Black American households continue to pay substantially more for energy than whites, pointing to yet another injustice radiating outwards from generations of racial segregation and discriminatory housing policies and lending practices.
While the research has yet to be peer-reviewed, a working paper from the University of California, Berkeley’s Energy Institute at Haas concludes that “when controlling for year, income, household size, and city of residence, Black renters paid US$273 more per year for energy than white renters between 2010 and 2017,” reports  the Hill.
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Energy inequities were even more apparent for Black homeowners, who paid $408 more for electricity, gas, and other home heating fuels than their white counterparts.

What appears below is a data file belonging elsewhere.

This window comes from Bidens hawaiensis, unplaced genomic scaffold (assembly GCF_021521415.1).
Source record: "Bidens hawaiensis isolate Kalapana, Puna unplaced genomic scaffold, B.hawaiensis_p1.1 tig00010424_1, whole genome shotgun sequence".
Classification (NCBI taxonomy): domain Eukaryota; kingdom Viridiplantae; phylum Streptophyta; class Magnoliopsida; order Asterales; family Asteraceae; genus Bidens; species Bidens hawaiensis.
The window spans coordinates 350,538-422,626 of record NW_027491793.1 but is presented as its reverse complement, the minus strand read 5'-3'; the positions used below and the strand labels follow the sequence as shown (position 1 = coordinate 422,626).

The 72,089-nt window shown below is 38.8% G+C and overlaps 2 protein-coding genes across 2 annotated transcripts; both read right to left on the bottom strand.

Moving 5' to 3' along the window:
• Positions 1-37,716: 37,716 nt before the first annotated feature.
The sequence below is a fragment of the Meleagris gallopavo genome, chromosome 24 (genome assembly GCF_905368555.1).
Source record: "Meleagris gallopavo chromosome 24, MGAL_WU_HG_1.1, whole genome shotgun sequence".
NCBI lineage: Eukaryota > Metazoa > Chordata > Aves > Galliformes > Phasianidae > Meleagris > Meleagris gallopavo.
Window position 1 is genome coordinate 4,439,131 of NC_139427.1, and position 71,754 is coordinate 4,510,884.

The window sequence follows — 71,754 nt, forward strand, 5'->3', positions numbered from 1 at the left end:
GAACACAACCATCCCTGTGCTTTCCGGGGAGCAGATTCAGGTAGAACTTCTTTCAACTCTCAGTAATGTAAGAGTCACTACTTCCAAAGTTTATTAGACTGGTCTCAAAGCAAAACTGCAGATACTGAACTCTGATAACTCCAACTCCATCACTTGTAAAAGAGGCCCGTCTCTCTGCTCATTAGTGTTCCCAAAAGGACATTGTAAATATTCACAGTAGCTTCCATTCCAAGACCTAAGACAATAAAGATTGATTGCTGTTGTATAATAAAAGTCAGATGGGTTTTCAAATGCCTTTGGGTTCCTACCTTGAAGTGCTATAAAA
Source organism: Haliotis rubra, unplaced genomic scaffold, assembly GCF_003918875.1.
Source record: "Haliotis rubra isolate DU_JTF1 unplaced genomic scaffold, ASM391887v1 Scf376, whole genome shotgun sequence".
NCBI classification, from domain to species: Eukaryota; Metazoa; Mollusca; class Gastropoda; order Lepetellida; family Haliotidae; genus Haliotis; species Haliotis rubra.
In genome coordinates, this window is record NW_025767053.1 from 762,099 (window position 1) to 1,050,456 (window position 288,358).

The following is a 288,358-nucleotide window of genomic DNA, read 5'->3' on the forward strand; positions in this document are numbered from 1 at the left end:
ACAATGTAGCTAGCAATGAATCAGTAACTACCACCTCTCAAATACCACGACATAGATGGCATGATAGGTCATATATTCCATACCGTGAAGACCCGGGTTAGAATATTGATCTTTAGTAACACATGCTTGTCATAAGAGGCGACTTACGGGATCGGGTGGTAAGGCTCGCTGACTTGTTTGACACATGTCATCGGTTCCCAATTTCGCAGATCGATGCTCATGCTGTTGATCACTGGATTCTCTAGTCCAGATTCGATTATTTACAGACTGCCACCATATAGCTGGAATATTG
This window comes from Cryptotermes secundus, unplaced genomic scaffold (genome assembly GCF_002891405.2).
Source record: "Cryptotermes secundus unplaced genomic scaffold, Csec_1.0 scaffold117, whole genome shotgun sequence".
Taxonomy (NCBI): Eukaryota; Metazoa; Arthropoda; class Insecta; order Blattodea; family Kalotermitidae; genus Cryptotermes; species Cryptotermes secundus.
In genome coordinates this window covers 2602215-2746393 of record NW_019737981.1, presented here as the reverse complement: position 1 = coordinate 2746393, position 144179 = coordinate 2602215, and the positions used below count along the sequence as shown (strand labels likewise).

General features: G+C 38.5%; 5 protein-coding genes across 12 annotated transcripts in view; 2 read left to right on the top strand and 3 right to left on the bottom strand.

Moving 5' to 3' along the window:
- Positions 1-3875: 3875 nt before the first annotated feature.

“Given the long history of discriminatory housing policy, lending practices, and racial segregation in the United States, differences in housing stock and accumulated wealth are possible explanations for the remaining residential energy expenditure gap,” said author Eva Lyubich, based on data gathered from the American Community Survey.
In addition to being forced to shoulder a “disproportionate” share of the financial cost of America’s current energy system, she added, Black Americans assume an equally unfair proportion of its environmental harms.